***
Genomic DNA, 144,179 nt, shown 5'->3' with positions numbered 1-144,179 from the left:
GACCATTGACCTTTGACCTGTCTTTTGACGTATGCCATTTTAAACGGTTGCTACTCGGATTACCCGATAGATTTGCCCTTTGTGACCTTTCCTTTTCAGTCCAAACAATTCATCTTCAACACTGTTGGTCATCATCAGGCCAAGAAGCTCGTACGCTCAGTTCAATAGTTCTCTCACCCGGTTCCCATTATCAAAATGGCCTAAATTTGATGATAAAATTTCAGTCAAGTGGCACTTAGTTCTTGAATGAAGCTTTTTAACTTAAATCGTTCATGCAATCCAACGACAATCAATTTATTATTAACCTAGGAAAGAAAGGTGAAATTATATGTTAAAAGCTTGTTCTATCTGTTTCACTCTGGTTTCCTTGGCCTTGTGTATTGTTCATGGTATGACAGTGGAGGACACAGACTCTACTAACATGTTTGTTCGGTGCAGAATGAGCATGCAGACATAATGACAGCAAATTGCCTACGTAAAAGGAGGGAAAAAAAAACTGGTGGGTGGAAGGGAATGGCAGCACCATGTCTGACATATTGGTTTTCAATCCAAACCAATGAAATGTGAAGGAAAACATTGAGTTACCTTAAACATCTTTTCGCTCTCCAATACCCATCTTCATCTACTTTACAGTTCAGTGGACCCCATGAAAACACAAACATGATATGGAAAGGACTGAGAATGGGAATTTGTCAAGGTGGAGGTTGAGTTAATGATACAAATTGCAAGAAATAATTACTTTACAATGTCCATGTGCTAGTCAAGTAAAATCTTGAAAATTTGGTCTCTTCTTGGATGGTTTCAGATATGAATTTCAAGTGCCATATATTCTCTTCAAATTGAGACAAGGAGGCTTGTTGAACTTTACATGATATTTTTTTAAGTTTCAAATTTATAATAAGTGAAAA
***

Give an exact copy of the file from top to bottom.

Genomic DNA, 144,179 nt, shown 5'->3' with positions numbered 1-144,179 from the left:
GACCATTGACCTTTGACCTGTCTTTTGACGTATGCCATTTTAAACGGTTGCTACTCGGATTACCCGATAGATTTGCCCTTTGTGACCTTTCCTTTTCAGTCCAAACAATTCATCTTCAACACTGTTGGTCATCATCAGGCCAAGAAGCTCGTACGCTCAGTTCAATAGTTCTCTCACCCGGTTCCCATTATCAAAATGGCCTAAATTTGATGATAAAATTTCAGTCAAGTGGCACTTAGTTCTTGAATGAAGCTTTTTAACTTAAATCGTTCATGCAATCCAACGACAATCAATTTATTATTAACCTAGGAAAGAAAGGTGAAATTATATGTTAAAAGCTTGTTCTATCTGTTTCACTCTGGTTTCCTTGGCCTTGTGTATTGTTCATGGTATGACAGTGGAGGACACAGACTCTACTAACATGTTTGTTCGGTGCAGAATGAGCATGCAGACATAATGACAGCAAATTGCCTACGTAAAAGGAGGGAAAAAAAAACTGGTGGGTGGAAGGGAATGGCAGCACCATGTCTGACATATTGGTTTTCAATCCAAACCAATGAAATGTGAAGGAAAACATTGAGTTACCTTAAACATCTTTTCGCTCTCCAATACCCATCTTCATCTACTTTACAGTTCAGTGGACCCCATGAAAACACAAACATGATATGGAAAGGACTGAGAATGGGAATTTGTCAAGGTGGAGGTTGAGTTAATGATACAAATTGCAAGAAATAATTACTTTACAATGTCCATGTGCTAGTCAAGTAAAATCTTGAAAATTTGGTCTCTTCTTGGATGGTTTCAGATATGAATTTCAAGTGCCATATATTCTCTTCAAATTGAGACAAGGAGGCTTGTTGAACTTTACATGATATTTTTTTAAGTTTCAAATTTATAATAAGTGAAAA